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Chapter 2

W I am a flower of Sharon,[a]
    a lily of the valleys.
M Like a lily among thorns,
    so is my friend among women.
W Like an apple tree among the trees of the woods,
    so is my lover among men.
In his shadow[b] I delight to sit,
    and his fruit is sweet to my taste.
(A)He brought me to the banquet hall[c]
    and his glance at me signaled love.
(B)Strengthen me with raisin cakes,[d]
    refresh me with apples,
    for I am sick with love.
(C)His left hand is under my head
    and his right arm embraces me.
(D)I adjure you, Daughters of Jerusalem,[e]
    by the gazelles and the does of the field,
Do not awaken, or stir up love
    until it is ready.

Her Lover’s Visit Remembered

W The sound of my lover! here he comes[f]
    springing across the mountains,
    leaping across the hills.
My lover is like a gazelle[g]
    or a young stag.
See! He is standing behind our wall,
    gazing through the windows,
    peering through the lattices.
10 My lover speaks and says to me,
    M “Arise, my friend, my beautiful one,
    and come!
11 For see, the winter is past,
    the rains are over and gone.
12 The flowers appear on the earth,
    the time of pruning the vines has come,
    and the song of the turtledove is heard in our land.
13 The fig tree puts forth its figs,
    and the vines, in bloom, give forth fragrance.
Arise, my friend, my beautiful one,
    and come!
14 My dove in the clefts of the rock,[h]
    in the secret recesses of the cliff,
Let me see your face,
    let me hear your voice,
For your voice is sweet,
    and your face is lovely.”
15 W Catch us the foxes,[i] the little foxes
    that damage the vineyards; for our vineyards are in bloom!
16 (E)My lover belongs to me and I to him;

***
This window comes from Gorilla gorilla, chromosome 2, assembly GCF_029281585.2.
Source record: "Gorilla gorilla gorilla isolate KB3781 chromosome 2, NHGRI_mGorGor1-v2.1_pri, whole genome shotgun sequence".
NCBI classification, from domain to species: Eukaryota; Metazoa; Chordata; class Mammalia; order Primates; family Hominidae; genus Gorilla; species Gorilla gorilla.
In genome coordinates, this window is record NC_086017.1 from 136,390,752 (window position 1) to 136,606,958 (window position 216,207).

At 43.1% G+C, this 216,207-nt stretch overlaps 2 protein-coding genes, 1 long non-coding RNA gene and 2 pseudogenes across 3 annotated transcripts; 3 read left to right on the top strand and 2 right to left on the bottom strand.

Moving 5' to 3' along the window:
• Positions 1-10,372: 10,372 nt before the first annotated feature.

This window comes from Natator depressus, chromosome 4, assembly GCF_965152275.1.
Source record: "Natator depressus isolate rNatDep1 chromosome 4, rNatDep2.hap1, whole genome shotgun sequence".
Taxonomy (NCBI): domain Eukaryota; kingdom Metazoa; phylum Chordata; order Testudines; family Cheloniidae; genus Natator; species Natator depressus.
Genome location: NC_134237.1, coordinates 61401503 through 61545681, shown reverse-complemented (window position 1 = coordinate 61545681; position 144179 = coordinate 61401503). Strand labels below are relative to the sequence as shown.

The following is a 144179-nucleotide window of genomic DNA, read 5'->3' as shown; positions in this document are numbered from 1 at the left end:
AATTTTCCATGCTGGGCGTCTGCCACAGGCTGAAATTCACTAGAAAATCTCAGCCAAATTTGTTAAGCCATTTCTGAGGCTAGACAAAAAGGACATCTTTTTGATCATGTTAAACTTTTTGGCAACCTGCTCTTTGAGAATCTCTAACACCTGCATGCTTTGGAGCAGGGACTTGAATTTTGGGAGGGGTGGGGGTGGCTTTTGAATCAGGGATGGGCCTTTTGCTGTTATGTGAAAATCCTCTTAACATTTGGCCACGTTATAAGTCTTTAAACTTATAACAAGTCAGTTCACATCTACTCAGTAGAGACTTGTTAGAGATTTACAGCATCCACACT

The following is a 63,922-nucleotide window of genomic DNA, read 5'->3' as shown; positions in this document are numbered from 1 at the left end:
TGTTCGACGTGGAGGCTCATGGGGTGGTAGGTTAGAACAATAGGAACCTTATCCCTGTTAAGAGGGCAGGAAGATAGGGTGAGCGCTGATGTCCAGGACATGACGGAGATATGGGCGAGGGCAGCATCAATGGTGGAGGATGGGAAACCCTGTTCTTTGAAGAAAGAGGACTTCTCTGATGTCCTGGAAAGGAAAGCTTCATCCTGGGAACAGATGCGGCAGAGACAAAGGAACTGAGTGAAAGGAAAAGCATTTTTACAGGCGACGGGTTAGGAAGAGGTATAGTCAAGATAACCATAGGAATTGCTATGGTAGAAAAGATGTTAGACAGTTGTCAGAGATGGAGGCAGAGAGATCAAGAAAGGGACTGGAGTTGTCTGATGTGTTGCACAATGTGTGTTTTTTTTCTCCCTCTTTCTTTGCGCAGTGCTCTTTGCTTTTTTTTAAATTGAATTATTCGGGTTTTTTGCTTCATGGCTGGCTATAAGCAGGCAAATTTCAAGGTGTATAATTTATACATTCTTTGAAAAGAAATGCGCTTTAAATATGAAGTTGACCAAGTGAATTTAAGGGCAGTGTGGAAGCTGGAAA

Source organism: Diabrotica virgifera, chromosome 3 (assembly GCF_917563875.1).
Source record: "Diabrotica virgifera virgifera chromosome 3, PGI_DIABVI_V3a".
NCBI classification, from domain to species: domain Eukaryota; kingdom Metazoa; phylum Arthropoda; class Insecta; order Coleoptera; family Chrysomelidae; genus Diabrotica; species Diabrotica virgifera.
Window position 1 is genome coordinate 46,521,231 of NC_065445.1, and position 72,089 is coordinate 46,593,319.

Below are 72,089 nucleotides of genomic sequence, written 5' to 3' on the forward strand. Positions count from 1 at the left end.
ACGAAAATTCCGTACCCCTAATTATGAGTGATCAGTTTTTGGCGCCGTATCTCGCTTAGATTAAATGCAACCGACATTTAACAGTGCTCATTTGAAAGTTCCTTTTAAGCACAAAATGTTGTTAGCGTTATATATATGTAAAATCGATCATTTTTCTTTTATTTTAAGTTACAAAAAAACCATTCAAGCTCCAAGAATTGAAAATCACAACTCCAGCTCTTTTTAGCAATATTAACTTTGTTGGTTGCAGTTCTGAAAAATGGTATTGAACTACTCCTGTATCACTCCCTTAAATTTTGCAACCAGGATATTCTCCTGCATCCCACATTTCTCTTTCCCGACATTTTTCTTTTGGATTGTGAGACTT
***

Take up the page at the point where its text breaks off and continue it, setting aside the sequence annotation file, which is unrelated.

he feeds among the lilies.
17 (F)Until the day grows cool[j] and the shadows flee,
    roam, my lover,
Like a gazelle or a young stag
    upon the rugged mountains.


  1. 2:1 Flower of Sharon: probably the narcissus, which grows in the fertile Plain of Sharon lying between Mount Carmel and Jaffa on the Mediterranean coast. Lily: the lotus plant.
  2. 2:3 Shadow: suggestive of protection (cf. Jgs 9:15; Ez 17:23; Ps 17:8; 121:5) and, here, of the woman’s joy in the presence of her lover.
  3. 2:4–6 The banquet hall: the sweet things of the table, the embrace of the woman and man, express the richness of their affection and the intimacy of their love.
  4. 2:5 Raisin cakes: perhaps pastries used in the worship of the fertility goddess (cf. Hos 3:1; Jer 7:18; 44:19). Apples: this is the common translation of a fruit that cannot be identified (cf. 2:3; 8:5); it appears frequently in Sumerian love poetry associated with the worship of the goddess Inanna. Sick: love-sickness is a popular motif in ancient love poetry.
  5. 2:7 Cf. 3:5; 5:8; 8:4. By the gazelles and the does: perhaps a mitigated invocation of the divinity based on the assonance in Hebrew of the names of these animals with terms for God.
  6. 2:8–13 In this sudden change of scene, the woman describes a rendezvous and pictures her lover hastening toward her dwelling until his voice is heard calling her to him.
  7. 2:9 Gazelle: a frequent motif in ancient poems from Mesopotamia.
  8. 2:14 The woman is addressed as though she were a dove in a mountain cleft out of sight and reach.
  9. 2:15 A snatch of song in answer to the request of 2:14; cf. 8:13–14. Foxes: they threaten to disturb the security of vineyards. The vineyards are women sought after by young lovers, i.e., foxes.
  10. 2:17 Grows cool: in the evening when the sun is going down. Cf. Gn 3:8. Rugged: Hebrew obscure; some interpret it as a geographical name; others, in the sense of spices (cf. 8:14); still others, of sacrifice (Gn 15:10); the image probably refers here to the woman herself.